Aspartame - The Most Controversial Food Additive in History

Did you know that our government has placed a once known biochemical warfare agent into our food chain (Thomas 36)? This highly controversial food additive is known as Aspartame and is sold in thousands of different types and brands of foods marketed as diet friendly and even healthy. Are these Aspartame foods healthier and better for our health? Many people believe that Aspartame is causing major health problems around the world. Who do we believe and how do we know which side is telling us the truth? After reading this article, people should be more aware of both sides of Aspartame and be able to make a more educated decision about whether or not to consume it.

As consumers, we should all know more about how food additives are approved by the FDA. So just how does something get FDA approval? "A food or color additive petition must provide convincing evidence that the proposed additive performs as it is intended. Animal studies using large doses of the additive for long periods are often necessary to show that the substance would not cause harmful effects at expected levels of human consumption" (Unknown par. 22).

The makers of Aspartame did follow the testing of animals, "Autumn 1967 - G.D. Searle & Company approaches eminet biochemist Dr. Harry Waisman, director of the University of Wisconsin's Joseph P Kennedy Jr. Memorial Laboratory of Mental Retardation Research and a respected expert in the toxicity of phenylalanine (which comprises 50 percent of the Aspartame formula), to conduct a study of the effects of Aspartame on primates. Of seven monkeys fed Aspartame mixed with milk, one dies and five other have grand mal epileptic seizures" (Thomas 37). Usually after animal testing is done and no harmful effects are noted, the next step is to move to human safety testing.

A professor of neuropathology and psychiatry, Dr. John Olney decided to run his own animal test using mice in the spring of 1971 and results showed that Aspartic acid, one of the main chemicals that make up Aspartame, caused infant mice to have holes in their brains (Thomas 37). With the two animal tests done and both looking very negative for the approval of Aspartame, but GD Searle still tried to apply for approval, “February 1973 – Searle applies for FDA approval and submits over 100 studies it claims support Aspartame’s safety. Neither the dead monkeys nor the mice with holes in their brains are included in the submission” (Thomas 37). If the FDA had nothing to hide why did they leave both the monkey and mice tests out of their original approval petition?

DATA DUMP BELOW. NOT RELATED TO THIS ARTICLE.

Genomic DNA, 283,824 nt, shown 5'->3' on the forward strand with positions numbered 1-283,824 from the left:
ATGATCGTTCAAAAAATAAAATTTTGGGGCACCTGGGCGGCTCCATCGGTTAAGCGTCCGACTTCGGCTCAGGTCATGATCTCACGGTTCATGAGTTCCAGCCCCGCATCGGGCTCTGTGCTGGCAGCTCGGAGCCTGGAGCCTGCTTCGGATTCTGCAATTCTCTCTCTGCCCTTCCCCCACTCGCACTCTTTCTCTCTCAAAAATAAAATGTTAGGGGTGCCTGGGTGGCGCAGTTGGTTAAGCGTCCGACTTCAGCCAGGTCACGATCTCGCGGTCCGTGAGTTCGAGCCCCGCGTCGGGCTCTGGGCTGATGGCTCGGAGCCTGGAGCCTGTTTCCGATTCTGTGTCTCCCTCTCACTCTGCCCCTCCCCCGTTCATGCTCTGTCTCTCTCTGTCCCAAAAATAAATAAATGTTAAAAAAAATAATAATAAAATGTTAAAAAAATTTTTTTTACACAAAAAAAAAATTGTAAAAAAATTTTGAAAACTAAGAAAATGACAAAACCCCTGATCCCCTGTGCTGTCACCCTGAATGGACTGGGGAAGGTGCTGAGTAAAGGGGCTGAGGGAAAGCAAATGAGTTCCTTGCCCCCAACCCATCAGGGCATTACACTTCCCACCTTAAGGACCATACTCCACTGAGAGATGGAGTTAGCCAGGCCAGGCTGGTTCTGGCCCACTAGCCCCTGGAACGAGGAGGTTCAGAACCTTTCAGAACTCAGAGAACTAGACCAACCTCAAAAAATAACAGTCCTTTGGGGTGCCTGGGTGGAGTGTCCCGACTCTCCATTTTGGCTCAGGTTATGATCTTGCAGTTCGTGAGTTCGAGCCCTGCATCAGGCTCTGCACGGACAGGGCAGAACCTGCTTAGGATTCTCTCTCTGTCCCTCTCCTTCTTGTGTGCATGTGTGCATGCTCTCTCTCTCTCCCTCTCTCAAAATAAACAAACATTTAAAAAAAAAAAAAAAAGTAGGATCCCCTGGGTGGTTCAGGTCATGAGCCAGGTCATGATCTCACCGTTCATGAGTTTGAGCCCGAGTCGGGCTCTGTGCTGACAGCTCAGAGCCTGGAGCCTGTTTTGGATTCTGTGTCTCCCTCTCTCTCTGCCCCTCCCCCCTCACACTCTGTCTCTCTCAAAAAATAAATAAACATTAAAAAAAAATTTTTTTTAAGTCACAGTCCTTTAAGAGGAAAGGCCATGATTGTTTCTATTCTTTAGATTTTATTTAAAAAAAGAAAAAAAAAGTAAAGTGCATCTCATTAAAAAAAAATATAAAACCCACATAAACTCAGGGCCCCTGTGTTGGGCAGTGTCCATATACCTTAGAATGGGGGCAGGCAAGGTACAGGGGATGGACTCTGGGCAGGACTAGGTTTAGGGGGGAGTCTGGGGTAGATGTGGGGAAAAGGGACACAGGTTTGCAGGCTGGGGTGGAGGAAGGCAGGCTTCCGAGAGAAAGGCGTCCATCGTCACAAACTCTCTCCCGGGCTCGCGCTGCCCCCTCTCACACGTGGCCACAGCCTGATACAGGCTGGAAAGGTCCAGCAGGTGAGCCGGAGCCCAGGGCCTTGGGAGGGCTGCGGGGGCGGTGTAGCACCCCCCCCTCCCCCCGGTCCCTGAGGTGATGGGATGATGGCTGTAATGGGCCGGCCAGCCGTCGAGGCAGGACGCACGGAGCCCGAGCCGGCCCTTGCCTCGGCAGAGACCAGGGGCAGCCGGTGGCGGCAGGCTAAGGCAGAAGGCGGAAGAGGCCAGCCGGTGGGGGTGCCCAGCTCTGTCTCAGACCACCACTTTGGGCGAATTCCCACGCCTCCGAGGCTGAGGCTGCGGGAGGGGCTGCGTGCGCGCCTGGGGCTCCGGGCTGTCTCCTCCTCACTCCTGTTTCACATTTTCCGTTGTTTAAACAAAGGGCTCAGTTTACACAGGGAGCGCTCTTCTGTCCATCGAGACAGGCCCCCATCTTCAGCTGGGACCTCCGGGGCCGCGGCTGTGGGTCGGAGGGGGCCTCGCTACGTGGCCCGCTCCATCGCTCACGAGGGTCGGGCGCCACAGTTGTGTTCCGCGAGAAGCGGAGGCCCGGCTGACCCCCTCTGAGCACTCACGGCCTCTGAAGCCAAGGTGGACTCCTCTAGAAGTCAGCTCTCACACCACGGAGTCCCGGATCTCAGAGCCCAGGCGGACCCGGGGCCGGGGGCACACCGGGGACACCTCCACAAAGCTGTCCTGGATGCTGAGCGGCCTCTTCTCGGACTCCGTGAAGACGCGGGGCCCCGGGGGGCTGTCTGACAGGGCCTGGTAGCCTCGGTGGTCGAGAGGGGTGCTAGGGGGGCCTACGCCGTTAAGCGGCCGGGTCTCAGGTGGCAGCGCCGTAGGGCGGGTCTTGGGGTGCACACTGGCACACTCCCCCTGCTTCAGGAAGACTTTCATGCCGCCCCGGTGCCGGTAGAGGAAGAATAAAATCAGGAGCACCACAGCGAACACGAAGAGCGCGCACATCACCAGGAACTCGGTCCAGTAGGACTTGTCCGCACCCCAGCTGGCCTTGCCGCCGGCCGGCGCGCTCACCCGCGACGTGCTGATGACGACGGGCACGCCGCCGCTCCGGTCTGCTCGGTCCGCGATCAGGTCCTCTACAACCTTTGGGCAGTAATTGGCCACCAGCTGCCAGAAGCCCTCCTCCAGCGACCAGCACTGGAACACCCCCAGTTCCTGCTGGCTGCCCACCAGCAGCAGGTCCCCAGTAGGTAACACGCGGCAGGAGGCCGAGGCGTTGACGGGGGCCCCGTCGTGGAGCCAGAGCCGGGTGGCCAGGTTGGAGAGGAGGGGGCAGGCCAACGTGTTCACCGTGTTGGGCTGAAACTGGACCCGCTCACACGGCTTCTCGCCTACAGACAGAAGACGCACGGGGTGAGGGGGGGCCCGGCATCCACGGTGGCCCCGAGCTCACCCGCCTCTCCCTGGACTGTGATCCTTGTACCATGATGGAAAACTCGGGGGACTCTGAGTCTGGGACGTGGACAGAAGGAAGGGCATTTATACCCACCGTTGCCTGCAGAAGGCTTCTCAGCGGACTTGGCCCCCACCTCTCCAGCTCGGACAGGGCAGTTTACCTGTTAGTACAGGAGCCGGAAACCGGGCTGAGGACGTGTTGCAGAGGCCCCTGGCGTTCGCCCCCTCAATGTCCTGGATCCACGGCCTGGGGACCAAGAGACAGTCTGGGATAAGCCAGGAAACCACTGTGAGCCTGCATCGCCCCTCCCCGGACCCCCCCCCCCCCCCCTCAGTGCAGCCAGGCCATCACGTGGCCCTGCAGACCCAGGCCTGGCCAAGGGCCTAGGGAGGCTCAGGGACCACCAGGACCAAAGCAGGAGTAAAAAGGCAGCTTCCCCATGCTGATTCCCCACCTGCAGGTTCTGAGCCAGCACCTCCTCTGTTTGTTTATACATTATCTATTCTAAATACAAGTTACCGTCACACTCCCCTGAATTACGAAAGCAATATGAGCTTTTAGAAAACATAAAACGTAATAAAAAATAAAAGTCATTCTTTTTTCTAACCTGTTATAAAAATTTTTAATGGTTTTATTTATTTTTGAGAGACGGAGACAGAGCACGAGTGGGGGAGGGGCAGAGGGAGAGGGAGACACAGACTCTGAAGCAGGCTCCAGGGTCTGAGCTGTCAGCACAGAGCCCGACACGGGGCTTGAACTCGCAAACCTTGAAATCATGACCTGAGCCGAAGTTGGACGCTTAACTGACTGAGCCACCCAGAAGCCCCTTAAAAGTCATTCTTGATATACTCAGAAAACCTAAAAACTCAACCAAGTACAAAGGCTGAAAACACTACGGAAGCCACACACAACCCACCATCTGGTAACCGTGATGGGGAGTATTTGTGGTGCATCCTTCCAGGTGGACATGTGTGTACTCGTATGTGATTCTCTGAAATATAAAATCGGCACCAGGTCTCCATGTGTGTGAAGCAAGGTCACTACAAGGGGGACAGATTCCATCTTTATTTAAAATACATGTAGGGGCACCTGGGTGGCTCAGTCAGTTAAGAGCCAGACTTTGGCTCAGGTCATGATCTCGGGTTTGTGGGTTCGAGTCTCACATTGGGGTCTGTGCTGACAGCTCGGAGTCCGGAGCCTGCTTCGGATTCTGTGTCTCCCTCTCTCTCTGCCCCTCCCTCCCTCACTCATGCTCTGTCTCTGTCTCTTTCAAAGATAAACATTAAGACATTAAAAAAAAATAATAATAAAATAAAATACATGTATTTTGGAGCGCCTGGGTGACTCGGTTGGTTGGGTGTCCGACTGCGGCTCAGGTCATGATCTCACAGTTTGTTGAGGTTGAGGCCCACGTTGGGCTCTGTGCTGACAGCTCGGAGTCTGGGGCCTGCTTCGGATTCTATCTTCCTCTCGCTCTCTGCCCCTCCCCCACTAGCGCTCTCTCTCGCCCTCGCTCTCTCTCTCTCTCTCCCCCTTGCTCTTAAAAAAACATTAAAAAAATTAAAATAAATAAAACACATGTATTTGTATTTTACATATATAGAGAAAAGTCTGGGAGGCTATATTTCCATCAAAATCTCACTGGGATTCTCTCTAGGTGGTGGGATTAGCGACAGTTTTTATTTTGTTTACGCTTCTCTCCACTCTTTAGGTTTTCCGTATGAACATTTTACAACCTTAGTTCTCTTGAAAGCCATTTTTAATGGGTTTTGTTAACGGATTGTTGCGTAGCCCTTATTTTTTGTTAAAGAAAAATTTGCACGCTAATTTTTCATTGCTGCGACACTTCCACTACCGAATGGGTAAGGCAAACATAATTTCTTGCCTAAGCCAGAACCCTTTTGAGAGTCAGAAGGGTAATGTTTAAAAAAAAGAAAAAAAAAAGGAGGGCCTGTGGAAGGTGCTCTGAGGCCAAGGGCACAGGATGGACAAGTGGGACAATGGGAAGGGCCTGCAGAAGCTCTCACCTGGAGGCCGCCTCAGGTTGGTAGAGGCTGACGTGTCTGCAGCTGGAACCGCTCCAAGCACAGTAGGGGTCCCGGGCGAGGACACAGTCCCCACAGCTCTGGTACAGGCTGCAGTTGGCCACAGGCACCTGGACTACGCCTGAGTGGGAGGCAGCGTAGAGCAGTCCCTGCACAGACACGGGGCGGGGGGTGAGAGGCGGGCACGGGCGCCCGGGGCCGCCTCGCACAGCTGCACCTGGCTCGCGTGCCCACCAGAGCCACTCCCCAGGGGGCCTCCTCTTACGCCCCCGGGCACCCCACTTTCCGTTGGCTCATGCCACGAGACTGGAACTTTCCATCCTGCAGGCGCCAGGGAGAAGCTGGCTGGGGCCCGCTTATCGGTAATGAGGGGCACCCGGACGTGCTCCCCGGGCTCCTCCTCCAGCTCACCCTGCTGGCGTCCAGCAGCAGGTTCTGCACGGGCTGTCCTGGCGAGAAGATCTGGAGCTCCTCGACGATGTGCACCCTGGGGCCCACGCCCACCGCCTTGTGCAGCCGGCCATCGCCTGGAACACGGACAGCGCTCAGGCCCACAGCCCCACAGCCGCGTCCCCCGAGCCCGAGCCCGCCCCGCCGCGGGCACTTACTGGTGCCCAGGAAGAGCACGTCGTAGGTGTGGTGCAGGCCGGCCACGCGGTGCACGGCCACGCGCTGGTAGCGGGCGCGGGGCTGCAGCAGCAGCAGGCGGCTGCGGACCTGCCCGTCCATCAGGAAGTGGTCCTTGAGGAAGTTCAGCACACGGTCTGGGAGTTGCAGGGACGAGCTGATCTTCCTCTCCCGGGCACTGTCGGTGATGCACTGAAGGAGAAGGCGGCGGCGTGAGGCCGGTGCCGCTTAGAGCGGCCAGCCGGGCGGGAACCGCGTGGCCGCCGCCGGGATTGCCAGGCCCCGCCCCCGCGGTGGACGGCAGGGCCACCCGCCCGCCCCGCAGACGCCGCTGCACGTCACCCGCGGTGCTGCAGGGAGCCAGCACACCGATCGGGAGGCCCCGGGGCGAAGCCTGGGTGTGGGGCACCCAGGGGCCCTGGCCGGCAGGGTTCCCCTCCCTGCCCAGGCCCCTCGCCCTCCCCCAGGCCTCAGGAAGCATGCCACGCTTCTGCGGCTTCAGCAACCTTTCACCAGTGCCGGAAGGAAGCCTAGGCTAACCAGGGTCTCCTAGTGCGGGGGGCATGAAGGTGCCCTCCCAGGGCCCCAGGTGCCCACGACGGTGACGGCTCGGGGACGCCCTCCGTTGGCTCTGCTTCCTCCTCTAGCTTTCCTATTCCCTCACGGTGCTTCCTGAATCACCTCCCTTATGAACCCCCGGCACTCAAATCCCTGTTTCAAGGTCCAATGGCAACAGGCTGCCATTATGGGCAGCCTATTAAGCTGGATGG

The up side of Aspartame is it has no calories and is able to help people with diabetes, weight loss and heart health. Many people say that without Aspartame they would not be able to drink soda, eat candy or even bake their favorite treats. This no calorie sweetener has helped thousands of people gain their health back. Many doctors are encouraging their patients to try these no calorie sweeteners in efforts to drop weight, keep blood sugar levels balanced and blood pressure numbers down. In today’s health crisis of more and more people and children becoming obese, Aspartame might even become more widely used. Is this a good thing, to have more and more people give up their table sugar calories and use one of the most controversial food additives ever to hit the shelves?

There are truly two sides of the Aspartame controversy, one coming from the FDA saying, “There is no scientific evidence from carefully controlled clinical studies that Aspartame causes adverse reactions in people (Unknown par. 32) and the other side coming from concerned consumers stating, “…Aspartame can produce a range of disturbing adverse effects in humans, including headaches, memory loss, mood swings, seizures, multiple sclerosis and Parkinson’s-like symptoms, tumors and even death” (Thomas 36). Sounds pretty frightening but could it all be true and will we later find out that Aspartame is as poisonous as many people think it is?

We should be looking for a healthier low or non-caloric sweetener in nature instead of in a chemistry lab for something man made using toxic chemicals. Many other countries have already found and use a natural sweetener, “For nearly 20 years, Japanese consumers by the millions have used extracts of the same plant as a safe, natural, non-caloric sweetener. The plant is Stevia, formally known as Stevia rebaudiana, and today it is under wholesale attack by the U.S. Food and Drug Administration” (McCaleb par.1). Nature does offer us a healthy, all natural, non-caloric sweetener that has no harsh side effects but the FDA will not pass Stevia as a sweetener. Why do you think they won’t pass it and how will you decide to sweeten your coffee tomorrow morning?
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